For all the statistical analyses, plant species were sorted into different groups according to (I) their topographical position (environment): Ridge Forest (hereafter RF), Middle-slope Forest (hereafter MF) and Riparian Forest (hereafter RiF); (II) leaf habit: Evergreen (hereafter Ev), Deciduous (hereafter De) and Semideciduous (hereafter Sd); and (III) growth form: Shrubs (hereafter Sr), Trees (hereafter T), Arborescent-Shrubs (hereafter ST), and Climber (C) sensu lato. Semideciduous species are considered those that have the capacity to drop their leaves under severe drought conditions (Zunzunegui et al., 2005; Ciccarelli et al., 2016), and therefore they have functional differences with respect evergreens.
A general principal components analysis (PCA) was performed with the whole set of leaf structural and chemical traits (10 leaf variables) for the 100 observations (measurements) made of woody plants (of 45 species, as some species appear in more than one sampling site), to study the degree of leaf trait variation among them. We used linear mixed models (considering species as a random variable) to assess whether the PCA scores of the first, second and third components (see details in Supplementary Table 2) differed among all possible combinations of the following fixed explanatory factors: environment, leaf habit, and growth form.
The total niche space of the community was calculated by the estimation of the n-dimensional hypervolume (Blonder et al., 2014), from the trait space occupied by the total species group in the different categories (environment, leaf habit, and growth form; the number of observations for climbers was not enough to calculate the hypervolume). In order to reduce the number of dimensions (which is recommended for this analysis), we used the first three PCA axes to calculate the hypervolume for each group, using a multidimensional kernel density estimation (KDE) procedure (see Blonder et al., 2014 for mathematical details). The units of the hypervolumes are reported as the standard deviations of centered and scaled log-transformed trait values, raised to the power of the number of trait dimensions used (sdnumber of dimensions). We also calculated the overlap between the hypervolumes of each group with the correlation analysis of the “hypervolume” package, which compares the similarity between different hypervolumes using the Sørensen index (see Blonder et al., 2015). A rarefaction analysis was performed to control for the effects of species richness on the hypervolume. Thus, for each environment type, leaf habit and growth form, we built 100 randomized communities composed of species drawn (nine observations) from the species pool of that group. Then, we calculated the hypervolume of each sample and performed a one-way ANOVA to compare the hypervolumes of the groups, independently of species richness. In addition, to assess the functional trait overlap within and among groups (leaf habit and growth form) within each environment type, we calculated the hypervolumes and the Sørensen index between each pair of the most representative groups along the gradient.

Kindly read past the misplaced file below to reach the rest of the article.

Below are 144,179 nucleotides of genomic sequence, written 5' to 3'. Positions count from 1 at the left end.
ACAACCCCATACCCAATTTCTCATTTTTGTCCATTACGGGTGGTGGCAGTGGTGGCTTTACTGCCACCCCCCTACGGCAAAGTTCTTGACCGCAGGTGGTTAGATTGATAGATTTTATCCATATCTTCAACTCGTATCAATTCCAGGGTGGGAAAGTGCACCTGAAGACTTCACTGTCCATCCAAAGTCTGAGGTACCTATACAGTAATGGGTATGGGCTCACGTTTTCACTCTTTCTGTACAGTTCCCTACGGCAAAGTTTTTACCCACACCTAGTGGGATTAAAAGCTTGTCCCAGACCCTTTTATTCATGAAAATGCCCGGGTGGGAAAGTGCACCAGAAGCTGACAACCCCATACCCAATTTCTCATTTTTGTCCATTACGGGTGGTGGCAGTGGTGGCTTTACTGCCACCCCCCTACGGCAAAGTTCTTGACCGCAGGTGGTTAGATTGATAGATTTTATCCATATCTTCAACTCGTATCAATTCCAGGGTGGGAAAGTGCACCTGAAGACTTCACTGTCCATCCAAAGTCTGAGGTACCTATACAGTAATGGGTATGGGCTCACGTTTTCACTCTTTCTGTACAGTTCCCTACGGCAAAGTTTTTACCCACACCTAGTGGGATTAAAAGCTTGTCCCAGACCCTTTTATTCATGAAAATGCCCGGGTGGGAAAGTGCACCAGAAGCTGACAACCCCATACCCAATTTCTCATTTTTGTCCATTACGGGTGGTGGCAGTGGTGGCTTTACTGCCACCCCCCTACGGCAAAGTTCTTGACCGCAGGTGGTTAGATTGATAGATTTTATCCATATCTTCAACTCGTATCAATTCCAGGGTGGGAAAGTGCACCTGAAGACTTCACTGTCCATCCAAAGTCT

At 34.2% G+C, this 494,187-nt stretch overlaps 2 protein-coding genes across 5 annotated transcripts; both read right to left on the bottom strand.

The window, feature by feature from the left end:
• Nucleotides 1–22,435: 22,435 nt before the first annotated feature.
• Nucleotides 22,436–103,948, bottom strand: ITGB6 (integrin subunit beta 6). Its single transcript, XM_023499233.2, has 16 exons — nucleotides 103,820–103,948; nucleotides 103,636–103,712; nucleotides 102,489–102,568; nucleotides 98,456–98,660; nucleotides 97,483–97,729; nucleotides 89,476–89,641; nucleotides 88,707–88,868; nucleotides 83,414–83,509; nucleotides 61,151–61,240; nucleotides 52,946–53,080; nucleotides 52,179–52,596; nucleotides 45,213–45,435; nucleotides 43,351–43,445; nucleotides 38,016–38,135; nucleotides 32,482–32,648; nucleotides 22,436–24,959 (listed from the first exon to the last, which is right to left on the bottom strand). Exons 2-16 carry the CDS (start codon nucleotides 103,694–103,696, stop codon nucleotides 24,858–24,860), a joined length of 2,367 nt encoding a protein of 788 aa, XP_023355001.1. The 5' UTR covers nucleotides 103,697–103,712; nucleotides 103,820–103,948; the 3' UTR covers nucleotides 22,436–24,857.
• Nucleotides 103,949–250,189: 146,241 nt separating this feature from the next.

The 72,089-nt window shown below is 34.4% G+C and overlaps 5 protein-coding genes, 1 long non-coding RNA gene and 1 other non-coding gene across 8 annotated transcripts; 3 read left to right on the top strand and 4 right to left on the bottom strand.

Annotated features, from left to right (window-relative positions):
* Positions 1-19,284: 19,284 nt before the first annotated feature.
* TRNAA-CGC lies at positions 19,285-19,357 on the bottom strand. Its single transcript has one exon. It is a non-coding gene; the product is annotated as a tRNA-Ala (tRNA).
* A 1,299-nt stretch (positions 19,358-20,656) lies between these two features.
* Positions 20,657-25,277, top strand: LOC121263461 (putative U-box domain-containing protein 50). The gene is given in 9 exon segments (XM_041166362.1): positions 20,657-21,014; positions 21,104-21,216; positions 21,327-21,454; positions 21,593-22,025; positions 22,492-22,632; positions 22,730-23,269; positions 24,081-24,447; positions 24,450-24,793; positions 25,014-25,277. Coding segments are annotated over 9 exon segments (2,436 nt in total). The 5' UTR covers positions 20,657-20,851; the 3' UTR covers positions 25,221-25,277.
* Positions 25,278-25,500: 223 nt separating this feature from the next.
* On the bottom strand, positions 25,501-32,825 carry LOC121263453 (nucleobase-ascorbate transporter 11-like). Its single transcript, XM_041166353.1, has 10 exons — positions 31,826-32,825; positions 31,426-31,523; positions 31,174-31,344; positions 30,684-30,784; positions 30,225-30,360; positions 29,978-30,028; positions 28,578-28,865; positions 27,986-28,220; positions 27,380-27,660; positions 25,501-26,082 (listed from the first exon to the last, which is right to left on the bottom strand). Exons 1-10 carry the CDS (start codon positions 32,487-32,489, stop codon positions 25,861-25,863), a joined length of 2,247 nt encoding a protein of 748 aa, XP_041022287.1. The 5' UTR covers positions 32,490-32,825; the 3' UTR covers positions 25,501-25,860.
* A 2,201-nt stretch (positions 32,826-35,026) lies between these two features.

All these analyses were conducted in the R 2⋅10⋅0 statistical platform (R Development Core Team, 2011), using the packages “vegan” (Oksanen et al., 2013), “nlme” (Pinheiro et al., 2015), and “hypervolume” (Blonder et al., 2014).
The overall PCA showed a clear separation among the 45 woody species in the volume defined by PCA1 (accounting for 48.2% variance), PCA2 (12.6% variance), and PCA3 (8.5% variance) (Figure 1). The PCA1 mostly reflected a gradient of increasing LDMC and C, and decreasing SLA, K and Mg; the PCA2 was mostly related in one extreme (negative values) with high N, P, and S and at the opposite extreme (positive values) with high values of Ca and Mg; the PCA3 was represented mainly by variations in N, S, P, and K (see variables scores in Supplementary Table 2).